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Visual observing: big APO refractor VS. big Dobson

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263 replies to this topic

#251 N-1

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Posted 10 January 2021 - 01:42 AM

I use a telescope to better see what objects would look like if I was closer to them, as if I was looking at them with my eyes. The intensifier does not interest me.


What an elegant way to describe what visual is all about. Well said!

#252 Bomber Bob

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Posted 10 January 2021 - 10:48 AM

Back On Topic:   It's been mentioned already in the thread, the Convenience Factor.  My work night sessions are short, and I'm more likely to take out a small scope vs. a Big Scope.  My mitigation is to make deploying a Big Scope easier:  Mounts stored in the shed.  Casters on the heaviest EQs.  Multi-scope / common mounts with rings & dovetails for quick & easy swaps.  It can be done.  My only limitation for now is cradle height.  But I have everything settled to where using my 8" Newt is no harder than my 4" refractors.  Scope selection is back to Object Type and Seeing, as it should be...


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#253 Garyth64

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Posted 13 January 2021 - 09:42 AM

5 pages of intensifiers . . .

 

Back on topic.

 

I had a 10" f/7, that gave very good views of DSOs and planets.  But on a rolling EQ mount I was limited on where I could set it up easily.  The OTA was getting to heavy to carry

I have a 5" refractor that gives very good views of the planets.  Not so much on DSOs because of it's aperture.  It was easy to set up and went with me to a lot of outreach events.

My 6" f/10 newt is great on the planets, but on it's heavy mount, it is restricted to where I set it up.

I purchased an AT130EDT two years ago, and it was excellent on the planets.  It went to a lot of outreach events, but it just didn't bring in the DSOs.  I sold it off.

I have an 8" f/4.5 that did very good on DSOs, but I wanted more.

Sometimes a telescope finds you, and I came across a 12" Hardin.  Aha, that is what I needed for some DSOs.

 

So, for the original question of the op,

 

"let’s say 130-140mm, APO refractor compared to a good 12-16” Dobson?"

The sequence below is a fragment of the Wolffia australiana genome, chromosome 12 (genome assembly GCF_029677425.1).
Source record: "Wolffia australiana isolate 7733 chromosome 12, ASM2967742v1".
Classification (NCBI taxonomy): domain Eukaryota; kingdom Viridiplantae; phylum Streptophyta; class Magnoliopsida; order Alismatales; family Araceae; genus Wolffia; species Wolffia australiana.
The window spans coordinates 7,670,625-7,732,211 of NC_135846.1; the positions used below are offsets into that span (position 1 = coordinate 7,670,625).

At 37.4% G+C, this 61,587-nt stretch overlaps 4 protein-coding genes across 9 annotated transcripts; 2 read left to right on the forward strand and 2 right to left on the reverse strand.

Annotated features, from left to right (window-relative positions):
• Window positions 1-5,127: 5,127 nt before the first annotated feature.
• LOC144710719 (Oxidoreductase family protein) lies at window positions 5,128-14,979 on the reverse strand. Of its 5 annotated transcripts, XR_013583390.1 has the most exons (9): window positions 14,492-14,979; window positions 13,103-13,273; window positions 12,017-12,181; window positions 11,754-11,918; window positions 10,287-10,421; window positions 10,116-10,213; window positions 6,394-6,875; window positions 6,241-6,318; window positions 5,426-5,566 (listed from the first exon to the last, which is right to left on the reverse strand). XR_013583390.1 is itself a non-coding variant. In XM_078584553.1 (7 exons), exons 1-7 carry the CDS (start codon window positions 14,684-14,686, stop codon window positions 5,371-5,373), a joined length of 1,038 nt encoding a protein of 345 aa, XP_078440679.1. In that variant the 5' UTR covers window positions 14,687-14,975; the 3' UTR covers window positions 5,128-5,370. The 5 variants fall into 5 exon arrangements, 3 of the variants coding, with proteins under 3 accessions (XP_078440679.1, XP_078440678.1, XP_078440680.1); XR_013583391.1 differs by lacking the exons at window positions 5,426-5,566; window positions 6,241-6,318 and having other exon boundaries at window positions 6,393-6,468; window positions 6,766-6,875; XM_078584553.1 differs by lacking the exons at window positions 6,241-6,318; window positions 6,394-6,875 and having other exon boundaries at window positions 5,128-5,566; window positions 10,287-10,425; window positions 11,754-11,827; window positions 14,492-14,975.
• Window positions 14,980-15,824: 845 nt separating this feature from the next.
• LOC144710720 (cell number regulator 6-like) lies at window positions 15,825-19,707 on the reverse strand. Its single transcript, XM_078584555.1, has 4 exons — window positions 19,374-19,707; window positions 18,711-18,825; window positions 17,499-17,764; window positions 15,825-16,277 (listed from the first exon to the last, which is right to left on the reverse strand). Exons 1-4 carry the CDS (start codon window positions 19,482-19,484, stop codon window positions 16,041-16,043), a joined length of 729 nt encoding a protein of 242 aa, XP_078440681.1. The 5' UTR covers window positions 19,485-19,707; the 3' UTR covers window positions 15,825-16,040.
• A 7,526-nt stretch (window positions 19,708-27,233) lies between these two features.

you shouldn't really compare a 130 apo to a large newt.  The large newt (or dob) will show fainter objects, and if it has a good mirror, more details on the planets.  I think it's also up to the observer and the satisfaction he can get from either.

 

(Sorry for the long post. For me, when a post gets too long, or even looks too long, I just pass it up.)


Edited by Garyth64, 13 January 2021 - 09:48 AM.

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#254 rgsalinger

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Posted 14 January 2021 - 12:04 AM

Any further discussion of intensifiers rather than the topic here will be removed. Please just get back on track. 

Rgrds-Ross


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#255 Nate1701

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Posted 14 January 2021 - 01:09 AM

These discussions are always so humorous with it running the range from a scope is better if it can see dimmer things (mirrors) to what makes it best of versatility from wide fields to planetary (refractors).  In truth, as far as I'm concerned is that none of that makes a good instrument or a best instrument.  Indeed, what really make an instrument best is the one that you find you take out the most, is most intuitive for you, is not a hassle to get ready but more like a friend in the field.  So basically, it is the scope that you personally like to be with more than any other scope.  That can be a 60mm achromat or a 30" fast Dob.  So for the person who enjoys the night sky with a little 60mm, then that aperture is better in every way than the 30" cow.  Conversely, if for the person who enjoys the night sky with a mammoth 30" cannon, then that aperture is better in every way than a 60mm pea shooter.  So aperture means nothing, the observer's personal likes means everything.

 

ps - Nothing better than my 4" Apo grin.gif  Nothing!

My favourite comment in this thread, and probably one of the best on this entire forum IMHO. Thanks Bill!

 

Sometimes these hypothetical questions "Big This vs. Big That" seem pointless - but the wealth of insight that gets generated from and shared is very valuable to budding amateurs ready to take their game to the next level. And for the less experienced; often it's a question of "What do i buy next?"  or "Will it really satisfy me if...?" doing some research and reading in threads like these can really educate.

 

After a Nexstar 8SE i have no desire to go really big, It took enough time to setup and tinker with. I would rather own small and quality and use it more often. So comments like above really inspire me. And mostly reassure me that i don't need a GIANT scope and a ladder to be satisfied in this hobby.

 

There were some strong opinions on this thread. And for me it's not tiresome bickering, it's Strong opinions coming from experience. And experience is very valuable to those who are still learning. 

 

The OP indicated interest in AP in his future - so the suggestion of Electronically Assisted or NV was valid.

 

Personally, i appreciate tom_fowler's and bobhen's point of being able to see more with less ( aperture). And for me - this is where i am at in my journey.